Tipularia discolor

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Crane-fly Orchid
Cranefly orchid.JPG
Scientific classification
Kingdom: Plantae
(unranked): Angiosperms
(unranked): Monocots
Order: Asparagales
Family: Orchidaceae
Subfamily: Epidendroideae
Tribe: Calypsoeae
Genus: Tipularia
Species: T. discolor
Binomial name
Tipularia discolor
(Pursh) Nuttall[1]
  • Orchis discolor Pursh
  • Plectrurus discolor (Pursh) Raf.
  • Tipularia unifolia Britton, Sterns & Poggenb.
  • Limodorum unifolium Muhl.

The Crane-fly Orchid (Tipularia discolor) is a perennial terrestrial woodland orchid, a member of the Orchidaceae.[1] It is the only species of the genus Tipularia found in North America. It occurs in the southeastern United States from Texas to Florida, the range extending north into the Ohio Valley and long the Appalachians as far north as the Catskills. There are also isolated populations in Massachusetts and in the Great Lakes region.[3][4]

Tipularia discolor grows a single leaf in September that disappears in the spring. The leaf is green with dark purple spots. The flower blooms in mid-July to late August. The roots are a connected series of corms. Its roots are edible. They are starchy and almost potato-like.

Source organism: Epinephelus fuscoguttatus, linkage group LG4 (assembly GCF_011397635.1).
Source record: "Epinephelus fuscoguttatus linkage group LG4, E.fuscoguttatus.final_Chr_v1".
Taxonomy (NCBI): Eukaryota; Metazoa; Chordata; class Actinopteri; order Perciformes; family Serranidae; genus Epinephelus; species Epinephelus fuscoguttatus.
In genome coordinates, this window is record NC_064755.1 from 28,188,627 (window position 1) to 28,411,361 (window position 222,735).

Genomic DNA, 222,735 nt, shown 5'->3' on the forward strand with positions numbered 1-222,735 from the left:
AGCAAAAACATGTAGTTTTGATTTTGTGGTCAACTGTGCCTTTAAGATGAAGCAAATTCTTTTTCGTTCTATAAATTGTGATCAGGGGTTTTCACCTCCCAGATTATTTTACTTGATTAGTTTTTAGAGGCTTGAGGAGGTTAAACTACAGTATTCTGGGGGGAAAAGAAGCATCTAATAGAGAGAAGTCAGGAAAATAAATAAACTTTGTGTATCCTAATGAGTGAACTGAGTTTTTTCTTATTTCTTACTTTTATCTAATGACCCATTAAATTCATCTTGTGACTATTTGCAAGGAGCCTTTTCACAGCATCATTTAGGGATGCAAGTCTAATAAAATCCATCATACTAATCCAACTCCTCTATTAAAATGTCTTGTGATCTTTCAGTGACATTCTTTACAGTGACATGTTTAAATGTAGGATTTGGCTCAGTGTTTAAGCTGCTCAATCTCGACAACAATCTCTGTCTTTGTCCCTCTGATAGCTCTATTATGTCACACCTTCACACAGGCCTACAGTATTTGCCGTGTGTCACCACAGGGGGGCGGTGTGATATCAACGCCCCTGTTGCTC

The plant is pollinated by noctuid moths, by means of flowers which incline slightly to the right or left, so the pollinaria can attach to one of the moth's eyes.[5]

Cranefly orchids are endangered, threatened, or rare in several states.[6]


  1. ^ a b Justice, William S.; Bell, C. Ritchie; Lindsey, Anne H. (2005). Wild Flowers of North Carolina (2. printing. ed.). Chapel Hill, NC: Univ. of North Carolina Press. p. 156. ISBN 0807855979. 
  2. ^ Kew World Checklist of Selected Plant Families
  3. ^ Flora of North America v 26 p 624, Tipularia discolor
  4. ^ Biota of North America Program, county distribution map
  5. ^ "Tipularia discolor". Flora of North America. 
  6. ^ Tipularia discolor (Pursh) Nutt., USDA PLANTS
  • Homoya, Michael A. Orchids of Indiana. Indiana University Press. ISBN 0-253-32864-0. 

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